Indeed, the Army still enjoys the lion’s share of defense appropriations, reflecting the continued focus on internal security. The acquisition of the Gregorio del Pilar does little to change this, and although the vessel’s freshly-applied gray paint may disguise its age, this ageing warship can’t hide the fact that parts of the Philippine Navy are doing little more than rusting.

One of the problemsManila’s maritime security planning has faced is that it has tended to be reactive. Until the Mischief Reef incident in 1995, the Philippine government had adopted a rather ambivalent attitude towards maritime security, with the Navy accorded the lowest priority for funding.

But when the Chinese presence was discovered on Mischief Reef, the Ramos administration was galvanized to modernize the Navy, including the acquisition of better-equipped warships to provide a more credible deterrent against further Chinese transgressions in the Spratlys. Yet even then, the modernization plan was only implemented partially.

Modest armament plans, such as the acquisition of a quartet of missile-armed attack craft from Spain, came to nothing, as did last-ditch alternatives such as acquiring surplus Tarantul class missile craft from Russia. As a result, after much hype about the Philippine Navy finally seeing an end to decades of neglect, little came of Ramos’ plans. In contrast, the Philippine Coastguard has entered the fray in competing for scarce resources and has actually met with some success, thanks in part to funding from the Australian government.

As a result of the continued lack of neglect, the Philippine Navy has found itself virtually helpless in response to Chinese incursions. In June 1999, the BRP Sierra Madre ran aground in the Spratlys, and was then harassed by a pair of armed Chinese ships before a recovery operation was undertaken.

As some within the Philippine military have pointed out, while it takes years to build up a credible defense capacity, a crisis in the South China Sea could literally happen overnight. Yet without the requisite military capacity in place, there’s virtually nothing that the Philippines could do short of provoking war. Whether the Aquino administration has the stomach to tackle the challenge of bolstering the country’s maritime security remains to be seen.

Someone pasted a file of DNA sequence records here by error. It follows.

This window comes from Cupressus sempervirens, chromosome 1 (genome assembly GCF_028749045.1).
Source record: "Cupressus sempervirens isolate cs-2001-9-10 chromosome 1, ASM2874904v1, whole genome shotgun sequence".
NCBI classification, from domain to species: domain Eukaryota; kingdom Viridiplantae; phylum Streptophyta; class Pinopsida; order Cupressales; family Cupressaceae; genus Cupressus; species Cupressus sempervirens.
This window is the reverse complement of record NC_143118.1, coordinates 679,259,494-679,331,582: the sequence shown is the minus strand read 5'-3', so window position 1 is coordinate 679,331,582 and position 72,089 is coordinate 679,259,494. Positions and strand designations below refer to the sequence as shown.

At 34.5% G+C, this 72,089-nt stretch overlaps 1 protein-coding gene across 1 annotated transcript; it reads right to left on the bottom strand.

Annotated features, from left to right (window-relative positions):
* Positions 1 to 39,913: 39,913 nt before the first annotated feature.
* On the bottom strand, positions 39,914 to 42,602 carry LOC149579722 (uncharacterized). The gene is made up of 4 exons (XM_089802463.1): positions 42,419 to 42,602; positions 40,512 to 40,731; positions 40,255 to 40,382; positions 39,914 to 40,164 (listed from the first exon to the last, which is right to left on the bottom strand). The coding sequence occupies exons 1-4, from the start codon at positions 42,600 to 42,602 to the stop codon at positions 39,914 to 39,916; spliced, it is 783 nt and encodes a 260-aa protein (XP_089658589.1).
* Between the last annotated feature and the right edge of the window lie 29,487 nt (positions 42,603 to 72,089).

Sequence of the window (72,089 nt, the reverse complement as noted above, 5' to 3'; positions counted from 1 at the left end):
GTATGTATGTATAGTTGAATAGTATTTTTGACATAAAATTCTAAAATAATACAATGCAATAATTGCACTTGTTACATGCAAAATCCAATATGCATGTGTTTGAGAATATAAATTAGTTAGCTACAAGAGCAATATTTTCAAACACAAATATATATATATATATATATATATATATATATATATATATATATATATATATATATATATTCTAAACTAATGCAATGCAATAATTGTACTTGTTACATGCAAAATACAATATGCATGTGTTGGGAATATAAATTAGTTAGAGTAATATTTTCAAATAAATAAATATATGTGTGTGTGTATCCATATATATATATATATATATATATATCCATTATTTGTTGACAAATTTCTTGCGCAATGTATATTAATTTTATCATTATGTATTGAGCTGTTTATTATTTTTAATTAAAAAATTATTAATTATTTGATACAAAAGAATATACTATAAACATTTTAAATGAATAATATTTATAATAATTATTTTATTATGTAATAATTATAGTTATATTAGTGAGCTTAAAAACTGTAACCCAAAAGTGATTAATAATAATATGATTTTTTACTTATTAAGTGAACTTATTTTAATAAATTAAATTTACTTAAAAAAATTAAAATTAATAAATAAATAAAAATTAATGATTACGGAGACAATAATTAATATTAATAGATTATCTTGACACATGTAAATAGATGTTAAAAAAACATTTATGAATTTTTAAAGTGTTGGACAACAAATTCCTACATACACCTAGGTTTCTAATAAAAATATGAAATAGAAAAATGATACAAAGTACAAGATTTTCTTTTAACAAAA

Koh Swee Lean Collin is an associate research fellow at the Institute of Defence and Strategic Studies, a constituent of the S. Rajaratnam School of International Studies in the Nanyang Technological University. 

February 13, 2013 at 14:13

I also want to call all the likes of you to wake up to the modern world and start reading true blue history books not that of just invented/adulterated/fake ones.  We wish all cavemen walk out of their caves and explore the real truth and nothing but the truth and just because their paid .50 (whatever currency) they would sell their dignity to the CCP

February 13, 2013 at 14:09

Yup we already did and you didn't turn up at the UN tribunal.  What's a matter some lack of evidence or too much fabricated cr*p.

March 2, 2012 at 18:25

chineese people and specially your ambitious government was on tract on asserting claims on what we called South china sea? your goverment must respect the international law of the sea. Your country doesnt have any rights on its claims,your reffering an old history and old map doent even grant you that you own the whole Spratly island.your country are very far behind in the area which your country claiming as one of yours. chineese goverment are so greedy that they intimidate its nieghboring countries with its military arsenal.making your country a full of liar,terms of dirty tactics,bullying other that what you can do?maybe china has a large mass population and your military growth and technologys emerging but when your country will not respect the international law of the sea your country will be pulburized when each country will arise from your visciousness.remember every people and every people in each country has an eyes so if you persist your motives and other interest and invade any country without any proper basis.even your strong military will be wipe out in time.

February 29, 2012 at 17:24

Chinese fishermen are thieves. Their disrespect of other weaker nations has caused problems all around the world. The Somali pirate problem has important roots in the Chinese illegal dumping of toxic chemicals and illegal fishing that pushed the fishermen into being pirates out of hunger and desperation. I personally refuse to buy any Chinese seafood and dairy products (but that’s a story in its own)